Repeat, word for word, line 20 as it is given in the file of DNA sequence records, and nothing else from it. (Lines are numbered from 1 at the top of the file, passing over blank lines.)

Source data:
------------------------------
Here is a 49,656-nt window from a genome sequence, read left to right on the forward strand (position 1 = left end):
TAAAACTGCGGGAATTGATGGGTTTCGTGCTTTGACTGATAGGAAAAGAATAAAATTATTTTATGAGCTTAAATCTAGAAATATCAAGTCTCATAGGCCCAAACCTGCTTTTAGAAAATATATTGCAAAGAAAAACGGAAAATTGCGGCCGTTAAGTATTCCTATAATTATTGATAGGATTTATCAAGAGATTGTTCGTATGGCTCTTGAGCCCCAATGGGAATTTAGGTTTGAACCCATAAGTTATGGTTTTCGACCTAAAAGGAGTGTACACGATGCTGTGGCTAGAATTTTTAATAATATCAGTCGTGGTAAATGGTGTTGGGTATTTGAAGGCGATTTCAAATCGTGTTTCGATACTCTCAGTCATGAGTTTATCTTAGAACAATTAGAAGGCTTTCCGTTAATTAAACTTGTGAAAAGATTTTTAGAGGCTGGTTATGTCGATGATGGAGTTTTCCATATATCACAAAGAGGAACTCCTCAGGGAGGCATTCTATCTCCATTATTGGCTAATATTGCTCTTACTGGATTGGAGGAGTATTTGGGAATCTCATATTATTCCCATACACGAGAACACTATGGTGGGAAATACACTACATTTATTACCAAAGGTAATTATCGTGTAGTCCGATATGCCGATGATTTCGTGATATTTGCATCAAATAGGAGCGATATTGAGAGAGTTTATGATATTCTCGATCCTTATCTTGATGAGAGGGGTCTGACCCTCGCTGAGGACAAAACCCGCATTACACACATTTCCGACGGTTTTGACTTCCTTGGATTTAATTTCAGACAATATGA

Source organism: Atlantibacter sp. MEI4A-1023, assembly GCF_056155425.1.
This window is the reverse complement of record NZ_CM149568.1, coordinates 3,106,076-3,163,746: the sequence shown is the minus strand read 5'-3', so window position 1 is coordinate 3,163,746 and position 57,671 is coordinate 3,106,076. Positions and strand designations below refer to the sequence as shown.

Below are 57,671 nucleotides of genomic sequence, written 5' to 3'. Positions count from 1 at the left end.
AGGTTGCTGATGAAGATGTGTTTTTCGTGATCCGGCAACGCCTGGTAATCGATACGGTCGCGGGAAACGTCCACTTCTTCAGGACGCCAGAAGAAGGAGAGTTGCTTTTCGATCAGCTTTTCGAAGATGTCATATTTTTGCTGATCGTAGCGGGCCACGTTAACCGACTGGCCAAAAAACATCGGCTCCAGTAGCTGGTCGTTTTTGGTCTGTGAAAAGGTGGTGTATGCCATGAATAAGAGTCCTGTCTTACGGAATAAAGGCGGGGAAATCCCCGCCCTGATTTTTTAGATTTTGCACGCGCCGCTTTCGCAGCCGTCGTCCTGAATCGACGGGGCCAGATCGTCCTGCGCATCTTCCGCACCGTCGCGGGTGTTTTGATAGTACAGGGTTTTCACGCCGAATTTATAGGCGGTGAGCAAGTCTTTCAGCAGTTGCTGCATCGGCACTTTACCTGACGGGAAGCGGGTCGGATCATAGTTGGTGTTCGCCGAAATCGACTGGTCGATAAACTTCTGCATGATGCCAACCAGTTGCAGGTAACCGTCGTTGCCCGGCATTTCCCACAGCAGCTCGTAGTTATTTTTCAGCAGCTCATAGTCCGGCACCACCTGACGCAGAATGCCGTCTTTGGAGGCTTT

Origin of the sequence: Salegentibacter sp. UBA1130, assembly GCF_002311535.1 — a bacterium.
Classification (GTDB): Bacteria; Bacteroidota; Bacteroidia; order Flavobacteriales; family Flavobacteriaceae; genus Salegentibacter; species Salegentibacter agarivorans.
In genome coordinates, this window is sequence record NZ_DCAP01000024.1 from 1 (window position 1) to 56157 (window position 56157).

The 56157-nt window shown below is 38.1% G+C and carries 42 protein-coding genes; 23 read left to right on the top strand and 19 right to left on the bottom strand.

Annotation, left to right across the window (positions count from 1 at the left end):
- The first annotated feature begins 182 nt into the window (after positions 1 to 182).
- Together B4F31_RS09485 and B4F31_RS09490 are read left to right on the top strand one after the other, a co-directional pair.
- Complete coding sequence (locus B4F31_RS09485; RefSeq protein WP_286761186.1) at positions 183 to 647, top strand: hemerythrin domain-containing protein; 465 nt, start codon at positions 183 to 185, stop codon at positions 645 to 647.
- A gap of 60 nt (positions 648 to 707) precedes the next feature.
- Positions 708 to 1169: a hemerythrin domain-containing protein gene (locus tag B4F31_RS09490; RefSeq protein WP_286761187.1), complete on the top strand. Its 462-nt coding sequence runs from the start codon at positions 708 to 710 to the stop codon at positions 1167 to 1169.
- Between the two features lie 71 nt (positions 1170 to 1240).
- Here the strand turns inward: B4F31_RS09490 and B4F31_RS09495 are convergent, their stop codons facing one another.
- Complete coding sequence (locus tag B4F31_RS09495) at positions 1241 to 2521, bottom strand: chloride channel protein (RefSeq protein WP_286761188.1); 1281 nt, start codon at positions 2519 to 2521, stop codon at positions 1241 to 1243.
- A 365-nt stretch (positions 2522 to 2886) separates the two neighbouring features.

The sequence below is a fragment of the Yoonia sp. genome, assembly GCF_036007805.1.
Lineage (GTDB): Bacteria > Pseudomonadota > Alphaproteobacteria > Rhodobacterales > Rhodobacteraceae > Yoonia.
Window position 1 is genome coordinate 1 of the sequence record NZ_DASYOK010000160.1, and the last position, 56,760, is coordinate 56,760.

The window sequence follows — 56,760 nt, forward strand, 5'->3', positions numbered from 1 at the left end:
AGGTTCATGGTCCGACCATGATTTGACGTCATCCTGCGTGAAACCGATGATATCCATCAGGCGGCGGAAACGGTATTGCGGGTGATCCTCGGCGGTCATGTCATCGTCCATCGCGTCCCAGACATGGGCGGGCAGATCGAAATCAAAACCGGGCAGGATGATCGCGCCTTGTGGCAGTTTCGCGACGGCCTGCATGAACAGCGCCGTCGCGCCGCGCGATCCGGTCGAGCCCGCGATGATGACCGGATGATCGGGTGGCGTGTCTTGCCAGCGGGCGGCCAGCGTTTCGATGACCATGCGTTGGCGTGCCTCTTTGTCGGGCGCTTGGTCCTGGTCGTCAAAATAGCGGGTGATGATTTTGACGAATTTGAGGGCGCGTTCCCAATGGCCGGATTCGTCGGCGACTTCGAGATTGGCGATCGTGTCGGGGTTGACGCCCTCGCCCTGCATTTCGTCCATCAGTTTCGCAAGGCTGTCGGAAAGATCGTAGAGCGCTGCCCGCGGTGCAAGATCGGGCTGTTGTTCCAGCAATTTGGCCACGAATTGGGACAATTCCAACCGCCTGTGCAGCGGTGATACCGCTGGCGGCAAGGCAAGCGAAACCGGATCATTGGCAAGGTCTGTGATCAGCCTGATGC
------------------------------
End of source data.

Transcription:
- A 365-nt stretch (positions 2522 to 2886) separates the two neighbouring features.